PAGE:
A human rights adjudicator has ruled that the Manitoba government discriminated against an Indigenous boy with disabilities by not providing adequate health care.
The province has been ordered to pay the boy and his mother $42,500.
The case centres on Alfred (Dewey) Pruden, who was 16 years old when his human rights complaint was heard last year.
Pruden was born with a neurological disorder, is on the autism spectrum, and suffers from vision loss and poor motor skills.
The hearing was told the province provided some health-care services but denied others on the basis that the federal government is responsible for health care in First Nations communities.
Adjudicator Robert Dawson ruled that Pruden did not get the care he needed, because of the jurisdictional divide between the federal and provincial governments.
“No government or other official intended to treat the complainants differently by reason of their ancestry as Anishinaabe people,” Dawson wrote in his 20-page decision.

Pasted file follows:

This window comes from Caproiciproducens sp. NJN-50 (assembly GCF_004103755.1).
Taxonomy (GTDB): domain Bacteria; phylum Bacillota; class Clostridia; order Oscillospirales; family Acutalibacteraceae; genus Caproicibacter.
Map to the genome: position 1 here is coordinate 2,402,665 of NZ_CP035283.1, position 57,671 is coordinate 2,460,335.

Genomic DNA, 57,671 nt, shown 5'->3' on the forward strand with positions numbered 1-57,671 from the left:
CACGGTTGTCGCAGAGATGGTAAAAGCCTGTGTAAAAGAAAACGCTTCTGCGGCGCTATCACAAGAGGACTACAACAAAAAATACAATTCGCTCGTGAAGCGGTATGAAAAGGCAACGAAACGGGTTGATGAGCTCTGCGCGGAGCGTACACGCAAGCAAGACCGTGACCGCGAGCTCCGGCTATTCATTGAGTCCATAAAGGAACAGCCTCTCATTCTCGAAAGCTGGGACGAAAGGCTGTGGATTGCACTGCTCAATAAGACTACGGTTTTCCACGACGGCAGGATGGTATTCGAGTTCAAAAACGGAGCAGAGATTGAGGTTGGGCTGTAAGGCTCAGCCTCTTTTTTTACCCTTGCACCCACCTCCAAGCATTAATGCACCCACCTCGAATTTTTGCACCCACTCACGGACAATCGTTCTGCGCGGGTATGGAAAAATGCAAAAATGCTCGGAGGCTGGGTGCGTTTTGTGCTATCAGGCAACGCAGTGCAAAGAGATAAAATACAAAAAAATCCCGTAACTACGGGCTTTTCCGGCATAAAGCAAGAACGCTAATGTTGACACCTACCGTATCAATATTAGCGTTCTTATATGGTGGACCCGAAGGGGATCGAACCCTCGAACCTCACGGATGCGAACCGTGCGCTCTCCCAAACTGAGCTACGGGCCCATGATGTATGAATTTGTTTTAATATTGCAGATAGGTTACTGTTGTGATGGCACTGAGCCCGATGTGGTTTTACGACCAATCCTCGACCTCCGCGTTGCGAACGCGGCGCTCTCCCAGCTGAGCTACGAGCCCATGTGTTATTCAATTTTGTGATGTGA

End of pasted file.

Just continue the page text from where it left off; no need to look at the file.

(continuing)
“However, that was the very effect of the whole of the assorted policies, practices, and even laws that try to carve out the concurrent jurisdiction of the federal and provincial governments in respect of health care and related services for First Nations people living in First Nations communities.”
Dawson said the end result was that Pruden, a member of the Pinaymootang First Nation, 220 kilometres northwest of Winnipeg, received less help than a non-Indigenous person in his situation would have.
“Those intergovernmental arrangements caused health care and related services to be denied, delayed, or intermittently interrupted for the complainants. The same problems did not afflict neighbouring non-First Nations communities and those residents enjoyed health care and related services without denial, delay, or interruption.”
The complainants had sought more money, including $200,000 in estimated future lost wages for the mother, who had changed jobs to have more time to care for her son. The adjudicator rejected that request.